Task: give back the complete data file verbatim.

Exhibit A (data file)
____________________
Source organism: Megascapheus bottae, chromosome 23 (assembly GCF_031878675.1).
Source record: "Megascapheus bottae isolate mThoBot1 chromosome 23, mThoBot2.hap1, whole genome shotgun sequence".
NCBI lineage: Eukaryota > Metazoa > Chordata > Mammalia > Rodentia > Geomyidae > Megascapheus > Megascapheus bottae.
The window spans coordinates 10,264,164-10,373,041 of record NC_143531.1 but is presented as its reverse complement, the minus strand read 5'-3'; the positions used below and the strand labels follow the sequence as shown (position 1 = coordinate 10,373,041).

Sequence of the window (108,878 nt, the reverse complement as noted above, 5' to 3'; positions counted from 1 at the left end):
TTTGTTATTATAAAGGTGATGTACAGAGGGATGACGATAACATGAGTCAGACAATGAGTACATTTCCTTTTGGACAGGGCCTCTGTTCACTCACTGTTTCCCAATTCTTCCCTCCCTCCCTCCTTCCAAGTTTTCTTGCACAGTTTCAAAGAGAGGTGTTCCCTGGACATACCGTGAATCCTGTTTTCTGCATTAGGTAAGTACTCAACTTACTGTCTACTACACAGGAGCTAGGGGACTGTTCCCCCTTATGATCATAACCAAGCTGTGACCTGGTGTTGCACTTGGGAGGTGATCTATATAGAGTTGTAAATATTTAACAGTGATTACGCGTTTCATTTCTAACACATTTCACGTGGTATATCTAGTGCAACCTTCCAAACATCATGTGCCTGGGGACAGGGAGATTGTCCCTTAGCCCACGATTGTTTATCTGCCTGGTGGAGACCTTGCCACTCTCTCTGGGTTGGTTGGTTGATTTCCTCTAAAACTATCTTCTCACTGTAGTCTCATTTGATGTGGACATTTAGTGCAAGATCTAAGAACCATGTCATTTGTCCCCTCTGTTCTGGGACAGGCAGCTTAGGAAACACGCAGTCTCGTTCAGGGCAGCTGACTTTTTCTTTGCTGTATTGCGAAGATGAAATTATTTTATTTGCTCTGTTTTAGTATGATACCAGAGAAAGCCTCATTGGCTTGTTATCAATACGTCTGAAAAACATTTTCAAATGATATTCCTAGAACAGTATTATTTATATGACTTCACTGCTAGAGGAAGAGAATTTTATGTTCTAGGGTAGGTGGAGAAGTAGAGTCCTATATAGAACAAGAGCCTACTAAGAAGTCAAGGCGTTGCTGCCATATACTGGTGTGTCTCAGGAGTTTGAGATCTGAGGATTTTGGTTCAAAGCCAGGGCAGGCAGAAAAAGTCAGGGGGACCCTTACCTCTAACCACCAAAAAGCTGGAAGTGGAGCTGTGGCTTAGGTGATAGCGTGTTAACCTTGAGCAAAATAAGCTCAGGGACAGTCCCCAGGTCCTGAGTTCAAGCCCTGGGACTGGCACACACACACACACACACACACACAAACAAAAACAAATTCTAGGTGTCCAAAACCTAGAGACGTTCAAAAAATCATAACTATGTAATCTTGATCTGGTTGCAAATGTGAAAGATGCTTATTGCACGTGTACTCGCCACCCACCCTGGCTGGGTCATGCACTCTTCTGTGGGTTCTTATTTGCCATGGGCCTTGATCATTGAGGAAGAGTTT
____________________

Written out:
Source organism: Megascapheus bottae, chromosome 23 (assembly GCF_031878675.1).
Source record: "Megascapheus bottae isolate mThoBot1 chromosome 23, mThoBot2.hap1, whole genome shotgun sequence".
NCBI lineage: Eukaryota > Metazoa > Chordata > Mammalia > Rodentia > Geomyidae > Megascapheus > Megascapheus bottae.
The window spans coordinates 10,264,164-10,373,041 of record NC_143531.1 but is presented as its reverse complement, the minus strand read 5'-3'; the positions used below and the strand labels follow the sequence as shown (position 1 = coordinate 10,373,041).

Sequence of the window (108,878 nt, the reverse complement as noted above, 5' to 3'; positions counted from 1 at the left end):
TTTGTTATTATAAAGGTGATGTACAGAGGGATGACGATAACATGAGTCAGACAATGAGTACATTTCCTTTTGGACAGGGCCTCTGTTCACTCACTGTTTCCCAATTCTTCCCTCCCTCCCTCCTTCCAAGTTTTCTTGCACAGTTTCAAAGAGAGGTGTTCCCTGGACATACCGTGAATCCTGTTTTCTGCATTAGGTAAGTACTCAACTTACTGTCTACTACACAGGAGCTAGGGGACTGTTCCCCCTTATGATCATAACCAAGCTGTGACCTGGTGTTGCACTTGGGAGGTGATCTATATAGAGTTGTAAATATTTAACAGTGATTACGCGTTTCATTTCTAACACATTTCACGTGGTATATCTAGTGCAACCTTCCAAACATCATGTGCCTGGGGACAGGGAGATTGTCCCTTAGCCCACGATTGTTTATCTGCCTGGTGGAGACCTTGCCACTCTCTCTGGGTTGGTTGGTTGATTTCCTCTAAAACTATCTTCTCACTGTAGTCTCATTTGATGTGGACATTTAGTGCAAGATCTAAGAACCATGTCATTTGTCCCCTCTGTTCTGGGACAGGCAGCTTAGGAAACACGCAGTCTCGTTCAGGGCAGCTGACTTTTTCTTTGCTGTATTGCGAAGATGAAATTATTTTATTTGCTCTGTTTTAGTATGATACCAGAGAAAGCCTCATTGGCTTGTTATCAATACGTCTGAAAAACATTTTCAAATGATATTCCTAGAACAGTATTATTTATATGACTTCACTGCTAGAGGAAGAGAATTTTATGTTCTAGGGTAGGTGGAGAAGTAGAGTCCTATATAGAACAAGAGCCTACTAAGAAGTCAAGGCGTTGCTGCCATATACTGGTGTGTCTCAGGAGTTTGAGATCTGAGGATTTTGGTTCAAAGCCAGGGCAGGCAGAAAAAGTCAGGGGGACCCTTACCTCTAACCACCAAAAAGCTGGAAGTGGAGCTGTGGCTTAGGTGATAGCGTGTTAACCTTGAGCAAAATAAGCTCAGGGACAGTCCCCAGGTCCTGAGTTCAAGCCCTGGGACTGGCACACACACACACACACACACACACAAACAAAAACAAATTCTAGGTGTCCAAAACCTAGAGACGTTCAAAAAATCATAACTATGTAATCTTGATCTGGTTGCAAATGTGAAAGATGCTTATTGCACGTGTACTCGCCACCCACCCTGGCTGGGTCATGCACTCTTCTGTGGGTTCTTATTTGCCATGGGCCTTGATCATTGAGGAAGAGTTT